$17m sewerage upgrade

PENNY WARDLE
Last updated 07:50 06/02/2013
Bruce Oliver
Derek Flynn

Big project: Marlborough District Council project engineer Bruce Oliver visits the sewage treatment plant where work has started on a $17 million upgrade.

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Work has started on a $17 million upgrade of the Blenheim sewage treatment plant and should be finished by the end of the year.

Council assets and services manager Mark Wheeler said treated domestic sewage effluent would no longer be discharged into the Opawa River near the end of Hardings Rd.

Instead it would be filtered through wetlands then piped into the Wairau River estuary to be washed out to sea with the outgoing tide.

Auckland-based HEB Construction started earthworks at the site on January 7, after placing a successful tender for $12.2m worth of the work.

Council project engineer Bruce Oliver said HEB recently completed a similar but larger sewage treatment project north of Christchurch.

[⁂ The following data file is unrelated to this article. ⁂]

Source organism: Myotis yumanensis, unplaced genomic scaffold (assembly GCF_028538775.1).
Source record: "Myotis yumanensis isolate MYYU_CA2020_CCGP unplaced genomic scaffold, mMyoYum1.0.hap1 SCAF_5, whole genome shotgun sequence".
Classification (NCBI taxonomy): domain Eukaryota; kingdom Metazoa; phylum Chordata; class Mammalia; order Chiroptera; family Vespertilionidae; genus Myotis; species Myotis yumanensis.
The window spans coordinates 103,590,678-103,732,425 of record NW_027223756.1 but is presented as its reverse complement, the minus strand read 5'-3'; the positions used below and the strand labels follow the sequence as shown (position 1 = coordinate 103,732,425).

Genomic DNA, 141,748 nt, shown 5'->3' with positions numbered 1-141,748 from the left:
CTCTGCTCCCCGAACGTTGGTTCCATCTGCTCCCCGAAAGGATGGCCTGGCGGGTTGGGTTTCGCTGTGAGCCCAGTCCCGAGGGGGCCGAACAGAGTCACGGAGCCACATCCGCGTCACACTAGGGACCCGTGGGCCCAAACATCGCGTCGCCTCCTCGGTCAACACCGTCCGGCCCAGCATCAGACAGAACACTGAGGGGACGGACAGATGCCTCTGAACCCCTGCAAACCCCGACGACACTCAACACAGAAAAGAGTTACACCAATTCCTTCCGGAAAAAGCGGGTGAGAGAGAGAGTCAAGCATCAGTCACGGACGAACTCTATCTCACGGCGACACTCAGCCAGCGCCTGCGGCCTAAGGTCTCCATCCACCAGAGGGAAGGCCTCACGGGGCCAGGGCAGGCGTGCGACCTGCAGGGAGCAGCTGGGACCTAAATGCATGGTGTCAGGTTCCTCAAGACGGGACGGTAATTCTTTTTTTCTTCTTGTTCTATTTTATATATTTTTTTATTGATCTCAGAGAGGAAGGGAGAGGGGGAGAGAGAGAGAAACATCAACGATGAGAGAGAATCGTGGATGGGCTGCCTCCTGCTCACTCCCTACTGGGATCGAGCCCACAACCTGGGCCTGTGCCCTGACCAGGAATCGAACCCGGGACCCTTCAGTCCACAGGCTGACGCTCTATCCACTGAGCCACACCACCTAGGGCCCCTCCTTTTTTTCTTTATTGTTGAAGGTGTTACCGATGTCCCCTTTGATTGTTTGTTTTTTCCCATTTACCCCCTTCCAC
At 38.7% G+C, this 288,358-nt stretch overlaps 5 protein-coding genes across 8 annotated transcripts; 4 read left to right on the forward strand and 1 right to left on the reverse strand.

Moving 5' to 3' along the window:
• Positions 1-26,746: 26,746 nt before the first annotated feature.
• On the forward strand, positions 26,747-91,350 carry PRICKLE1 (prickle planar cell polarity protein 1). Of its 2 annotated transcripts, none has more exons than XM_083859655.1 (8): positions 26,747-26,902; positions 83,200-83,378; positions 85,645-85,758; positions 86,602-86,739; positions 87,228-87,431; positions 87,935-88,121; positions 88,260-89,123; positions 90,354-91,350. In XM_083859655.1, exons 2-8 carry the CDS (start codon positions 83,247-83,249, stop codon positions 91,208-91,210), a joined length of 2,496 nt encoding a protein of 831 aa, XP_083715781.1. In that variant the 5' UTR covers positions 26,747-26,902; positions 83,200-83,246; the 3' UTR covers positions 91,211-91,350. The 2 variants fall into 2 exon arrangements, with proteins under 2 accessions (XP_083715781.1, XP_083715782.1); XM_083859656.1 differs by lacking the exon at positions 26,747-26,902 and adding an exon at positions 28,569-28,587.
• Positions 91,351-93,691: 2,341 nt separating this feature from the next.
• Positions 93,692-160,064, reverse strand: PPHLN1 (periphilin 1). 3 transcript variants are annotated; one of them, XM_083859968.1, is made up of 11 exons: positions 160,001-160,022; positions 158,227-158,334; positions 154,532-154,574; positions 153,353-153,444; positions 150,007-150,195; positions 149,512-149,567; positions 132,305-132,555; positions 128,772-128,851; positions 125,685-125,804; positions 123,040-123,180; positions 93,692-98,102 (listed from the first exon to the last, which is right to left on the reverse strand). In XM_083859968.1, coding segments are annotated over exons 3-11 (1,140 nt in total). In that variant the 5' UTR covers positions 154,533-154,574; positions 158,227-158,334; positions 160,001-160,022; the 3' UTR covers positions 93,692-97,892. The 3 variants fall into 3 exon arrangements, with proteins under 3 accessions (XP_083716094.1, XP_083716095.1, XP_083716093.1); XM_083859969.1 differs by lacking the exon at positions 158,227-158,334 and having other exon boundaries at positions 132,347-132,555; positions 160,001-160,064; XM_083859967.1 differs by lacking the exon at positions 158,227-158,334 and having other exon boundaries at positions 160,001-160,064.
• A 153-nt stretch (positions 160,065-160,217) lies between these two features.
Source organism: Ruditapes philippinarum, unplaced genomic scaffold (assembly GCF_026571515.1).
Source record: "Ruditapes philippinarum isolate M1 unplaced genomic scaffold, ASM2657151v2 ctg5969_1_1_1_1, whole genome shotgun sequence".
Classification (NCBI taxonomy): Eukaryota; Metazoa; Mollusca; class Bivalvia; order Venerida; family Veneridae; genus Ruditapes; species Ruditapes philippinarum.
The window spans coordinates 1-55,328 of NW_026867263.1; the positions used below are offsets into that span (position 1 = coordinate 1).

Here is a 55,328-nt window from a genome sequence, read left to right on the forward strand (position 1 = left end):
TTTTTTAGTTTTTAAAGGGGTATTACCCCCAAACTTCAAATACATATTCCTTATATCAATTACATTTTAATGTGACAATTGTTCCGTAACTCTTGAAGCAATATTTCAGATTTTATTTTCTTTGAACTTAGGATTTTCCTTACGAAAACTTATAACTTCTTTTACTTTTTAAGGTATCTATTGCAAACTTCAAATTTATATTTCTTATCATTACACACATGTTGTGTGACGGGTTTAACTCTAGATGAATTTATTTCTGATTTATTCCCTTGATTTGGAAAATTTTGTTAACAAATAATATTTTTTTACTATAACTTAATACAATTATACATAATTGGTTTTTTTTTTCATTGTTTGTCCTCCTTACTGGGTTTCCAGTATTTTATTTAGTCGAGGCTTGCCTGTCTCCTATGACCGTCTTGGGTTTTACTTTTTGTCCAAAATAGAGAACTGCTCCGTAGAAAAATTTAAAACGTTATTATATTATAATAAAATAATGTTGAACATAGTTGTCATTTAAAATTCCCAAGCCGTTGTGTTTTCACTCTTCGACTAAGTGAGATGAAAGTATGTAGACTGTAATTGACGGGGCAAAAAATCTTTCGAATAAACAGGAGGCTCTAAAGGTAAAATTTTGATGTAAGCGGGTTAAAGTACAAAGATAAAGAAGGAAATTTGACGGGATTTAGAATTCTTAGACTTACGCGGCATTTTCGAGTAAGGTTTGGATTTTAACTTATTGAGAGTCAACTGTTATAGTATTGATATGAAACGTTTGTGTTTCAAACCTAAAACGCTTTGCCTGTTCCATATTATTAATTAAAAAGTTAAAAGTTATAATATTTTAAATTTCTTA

Mr Wheeler said the new scheme added domestic effluent to industrial waste already pumped into the Wairau Estuary.

The HEB contract also involved building eight shallow treatment ponds covering 25 hectares and an irrigation scheme to spray effluent over pastured areas of the site.

Planning and development engineer Stuart Donaldson said the upgrade was needed to improve water quality in the Opawa River which contained unacceptably high levels of faecal bacteria below the sewage outlet. "This was a human risk," he said.

The Opawa was tidal for 3.2 kilometres from the sea, causing discharged sewage and algae to wash down the river, then back, Mr Donaldson said. Also, the 100 litres a second of waste discharged was a large amount compared with the river's 1900-litre-a-second flow.

Mr Oliver said preliminary work had been done, improving drainage channels and planting the perimeter of the site in naturally occurring native species.

When the main project was finished, the council would build a walking track from a new car park in Hardings Rd to the beginning of a Department of Conservation track leading to the wreck of the Waverly, he said.

Mr Wheeler said the council started consulting with Hardings Rd residents in 2007 and was also working closely with Rangitane, Ngati Rarua and Ngati Toa iwi.

The project is being paid for by ratepayers plus $5m of infrastructure upgrade reserve funding from Marlborough District Council Holdings.

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- The Marlborough Express

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